It was too much time.
Who’s the Winner Here?
The bad news about the scenario I just described is that it often failed to yield the results I was looking for. Even if I returned those assignments the very next day, it was unlikely that most students would pay much attention.
To put it bluntly, I could spend five minutes marking one piece of writing only to have the student look at it for five seconds.
And realistically, my timeline on returned writing assignments was decidedly not next day. A week or two, maybe.
Of course by that time, students really didn’t care. Well, they might care briefly about the grade. But it would definitely be a minority of students that would look much further at that point.
So what, exactly, was being learned through this assessment process? Very little, I suspect.
In fact, I knew it was very little, because my writers would tend to make the same mistakes all year long.
Rethinking Our Role: from Boss to Coach
In the last three years especially, my thinking on assessment has started to change in big ways.
For one thing, this is only my second year in nineteen years of teaching that my gradebook contains no numbers. I’ve gone gradeless. By itself, that’s a massive change in mindset with a ton of implications.
For one thing, I no longer regard marks as currency. In older models of education, students and teachers lived under the understanding that for every piece of work done, there ought to be a payment.
Students (workers) completed work for their teachers (bosses) and were paid grades (wages) for their efforts. Every piece of work was worthy of compensation.
The size of the reward matched the level of compliance. The game of school.
The problem with the game of school was that it often ignored the true business of education: the learning.
Putting More of My Focus on Real-Time Feedback
In school and in life, people learn best in the moment.When I learned to launch a podcast, caulk my shower, or build a website, it would have done me little good to receive feedback or assessment a week or two after I attempted the task.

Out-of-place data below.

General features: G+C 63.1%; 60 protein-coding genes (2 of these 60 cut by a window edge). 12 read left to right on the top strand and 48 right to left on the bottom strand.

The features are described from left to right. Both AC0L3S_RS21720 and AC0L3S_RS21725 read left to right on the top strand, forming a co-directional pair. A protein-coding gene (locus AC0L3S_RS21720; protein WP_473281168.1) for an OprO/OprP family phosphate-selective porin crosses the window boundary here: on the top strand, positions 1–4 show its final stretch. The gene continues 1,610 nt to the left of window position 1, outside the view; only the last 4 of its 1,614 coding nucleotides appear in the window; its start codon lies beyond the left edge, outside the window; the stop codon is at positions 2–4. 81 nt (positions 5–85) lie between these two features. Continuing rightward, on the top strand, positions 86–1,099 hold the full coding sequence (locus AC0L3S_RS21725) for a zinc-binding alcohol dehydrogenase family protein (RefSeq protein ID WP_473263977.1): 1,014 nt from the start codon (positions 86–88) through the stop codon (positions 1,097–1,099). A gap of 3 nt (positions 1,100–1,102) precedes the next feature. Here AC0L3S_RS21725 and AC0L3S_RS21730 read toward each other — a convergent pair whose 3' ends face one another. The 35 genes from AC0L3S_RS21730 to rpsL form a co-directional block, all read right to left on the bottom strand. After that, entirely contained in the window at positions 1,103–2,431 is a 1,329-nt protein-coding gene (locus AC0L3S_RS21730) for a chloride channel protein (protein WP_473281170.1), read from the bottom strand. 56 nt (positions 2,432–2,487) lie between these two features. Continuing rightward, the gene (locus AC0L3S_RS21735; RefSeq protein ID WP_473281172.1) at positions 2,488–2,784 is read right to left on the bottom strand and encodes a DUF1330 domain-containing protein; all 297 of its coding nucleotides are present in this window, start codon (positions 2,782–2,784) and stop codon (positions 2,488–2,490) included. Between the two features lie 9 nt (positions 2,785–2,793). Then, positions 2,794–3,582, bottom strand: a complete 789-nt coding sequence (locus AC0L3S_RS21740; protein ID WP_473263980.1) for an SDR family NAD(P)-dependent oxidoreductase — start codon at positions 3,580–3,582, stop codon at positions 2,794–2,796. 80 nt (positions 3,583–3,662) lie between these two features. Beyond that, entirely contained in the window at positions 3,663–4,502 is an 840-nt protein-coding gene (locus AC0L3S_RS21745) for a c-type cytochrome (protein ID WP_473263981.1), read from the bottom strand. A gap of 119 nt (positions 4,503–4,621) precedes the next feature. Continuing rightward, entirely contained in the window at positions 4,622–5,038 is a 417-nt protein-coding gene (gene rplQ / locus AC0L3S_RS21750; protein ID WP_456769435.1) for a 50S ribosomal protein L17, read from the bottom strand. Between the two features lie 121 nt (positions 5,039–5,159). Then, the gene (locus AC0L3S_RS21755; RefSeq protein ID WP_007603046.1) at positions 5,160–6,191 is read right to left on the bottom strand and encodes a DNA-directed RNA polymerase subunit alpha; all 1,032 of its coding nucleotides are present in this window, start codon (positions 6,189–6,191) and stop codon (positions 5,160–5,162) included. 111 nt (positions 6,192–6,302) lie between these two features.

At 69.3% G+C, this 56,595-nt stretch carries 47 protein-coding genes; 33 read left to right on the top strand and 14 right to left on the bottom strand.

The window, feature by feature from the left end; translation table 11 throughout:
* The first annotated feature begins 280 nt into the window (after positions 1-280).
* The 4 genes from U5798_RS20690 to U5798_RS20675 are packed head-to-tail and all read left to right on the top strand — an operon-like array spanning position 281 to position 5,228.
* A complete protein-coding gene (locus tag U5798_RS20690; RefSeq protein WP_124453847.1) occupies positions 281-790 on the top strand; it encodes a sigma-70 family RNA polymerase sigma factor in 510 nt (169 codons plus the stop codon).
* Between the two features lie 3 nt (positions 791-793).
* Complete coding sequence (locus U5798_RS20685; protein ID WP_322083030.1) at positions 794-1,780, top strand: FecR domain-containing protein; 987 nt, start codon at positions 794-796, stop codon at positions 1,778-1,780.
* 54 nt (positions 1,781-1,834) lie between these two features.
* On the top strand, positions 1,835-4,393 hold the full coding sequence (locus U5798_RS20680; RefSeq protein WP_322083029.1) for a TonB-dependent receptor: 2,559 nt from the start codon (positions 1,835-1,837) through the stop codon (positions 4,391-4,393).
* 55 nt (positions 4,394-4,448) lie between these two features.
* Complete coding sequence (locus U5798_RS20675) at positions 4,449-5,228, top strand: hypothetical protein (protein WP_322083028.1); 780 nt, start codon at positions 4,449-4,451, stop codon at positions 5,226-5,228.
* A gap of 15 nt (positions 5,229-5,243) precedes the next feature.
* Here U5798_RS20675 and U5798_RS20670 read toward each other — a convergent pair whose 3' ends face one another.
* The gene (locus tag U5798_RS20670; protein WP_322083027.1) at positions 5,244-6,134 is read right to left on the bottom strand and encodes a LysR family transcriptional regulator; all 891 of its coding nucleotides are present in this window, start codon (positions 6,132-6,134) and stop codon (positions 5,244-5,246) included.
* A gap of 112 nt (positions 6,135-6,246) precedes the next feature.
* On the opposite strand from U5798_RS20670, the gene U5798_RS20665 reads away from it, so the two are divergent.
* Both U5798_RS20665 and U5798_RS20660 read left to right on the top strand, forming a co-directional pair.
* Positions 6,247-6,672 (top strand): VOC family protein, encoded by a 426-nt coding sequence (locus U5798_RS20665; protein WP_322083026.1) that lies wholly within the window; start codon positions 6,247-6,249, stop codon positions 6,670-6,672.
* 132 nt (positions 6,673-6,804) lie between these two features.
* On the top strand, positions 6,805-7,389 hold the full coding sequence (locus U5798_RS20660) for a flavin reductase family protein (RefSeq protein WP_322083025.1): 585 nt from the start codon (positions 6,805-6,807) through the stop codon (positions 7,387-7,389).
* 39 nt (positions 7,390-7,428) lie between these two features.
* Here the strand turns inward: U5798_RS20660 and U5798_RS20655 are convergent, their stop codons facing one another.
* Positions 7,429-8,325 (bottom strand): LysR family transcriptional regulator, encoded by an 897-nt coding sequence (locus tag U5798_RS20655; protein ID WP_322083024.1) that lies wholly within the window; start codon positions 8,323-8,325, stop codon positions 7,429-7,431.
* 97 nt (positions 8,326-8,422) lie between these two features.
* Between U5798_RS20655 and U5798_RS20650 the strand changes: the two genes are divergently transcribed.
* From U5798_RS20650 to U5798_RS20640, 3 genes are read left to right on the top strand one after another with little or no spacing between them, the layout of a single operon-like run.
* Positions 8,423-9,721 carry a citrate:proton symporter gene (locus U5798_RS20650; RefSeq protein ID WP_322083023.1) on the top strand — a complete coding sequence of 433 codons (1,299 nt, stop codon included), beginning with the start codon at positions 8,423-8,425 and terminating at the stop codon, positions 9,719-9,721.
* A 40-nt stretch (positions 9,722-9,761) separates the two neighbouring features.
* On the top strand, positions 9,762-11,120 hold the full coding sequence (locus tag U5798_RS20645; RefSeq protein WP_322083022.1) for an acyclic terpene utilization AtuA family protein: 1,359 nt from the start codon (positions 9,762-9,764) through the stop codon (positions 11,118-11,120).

I needed the help and feedback right then and there — precisely when I was engaged, prepared, willing to learn, making mistakes and finding my way.
That’s when feedback and coaching made the biggest difference. That’s when it was powerful.
In Hacking Assessment: 10 Ways to Go Gradeless in a Traditional Grades School, Starr Sackstein writes that “Assessment must be a conversation, a narrative that enhances students’ understanding of what they know, what they can do, and what needs further work. Perhaps even more important, they need to understand how to make improvements and how to recognize when legitimate growth has occurred.”
And that’s where I’m at today — intensely interested in those conversations, those in-the-moment, real-time, productive struggles.
I’m interested in helping my students wrestle with and through problems, create solutions, collaborate efficiently, and communicate effectively.
I’m interested in helping them understand where they are, where they need to get, and the steps they need to take to get there.
I’m interested in helping my learners assess their peers more effectively, offering feedback that is kind, specific, helpful, and accurate.
And I’m interested in tech tools like Google Classroom, Google Docs, Seesaw, and others like them that facilitate all of these ongoing, powerful, real-time conversations of learning in new and effective ways.
Just as it is on the sports field, my most effective coaching will never happen a day, a week, or a month after the fact. My best coaching and feedback happens right there and then in the classroom as my students study, learn, create, build, design, and share their learning.
That’s where the action is, and that’s why I’m putting less energy into summative assessment and more energy into formative. It’s why I don’t worry about the marking mountain as much as I used to. It’s even why I can relax enough to reflect on my practice and write this blog post.
Because the best feedback my students will ever receive happens right in the moment.
Jenny had been teaching for about eleven years before she decided to pivot her career and work for two companies that support project-based learning implementation across America. It was incredible work: she learned so much, saw so many school environments, and built a ton of amazing professional relationships.
After three years of this work, she decided to change course again. She had small children at home, and all her time on the road was putting a strain on her family. She returned to the classroom, thinking that teaching fifth grade would be a breeze, but was instead surprised to find it a steep challenge. Used to teaching secondary, the move to the primary classroom was a bit of a shock, and she calls it the hardest thing she has ever done.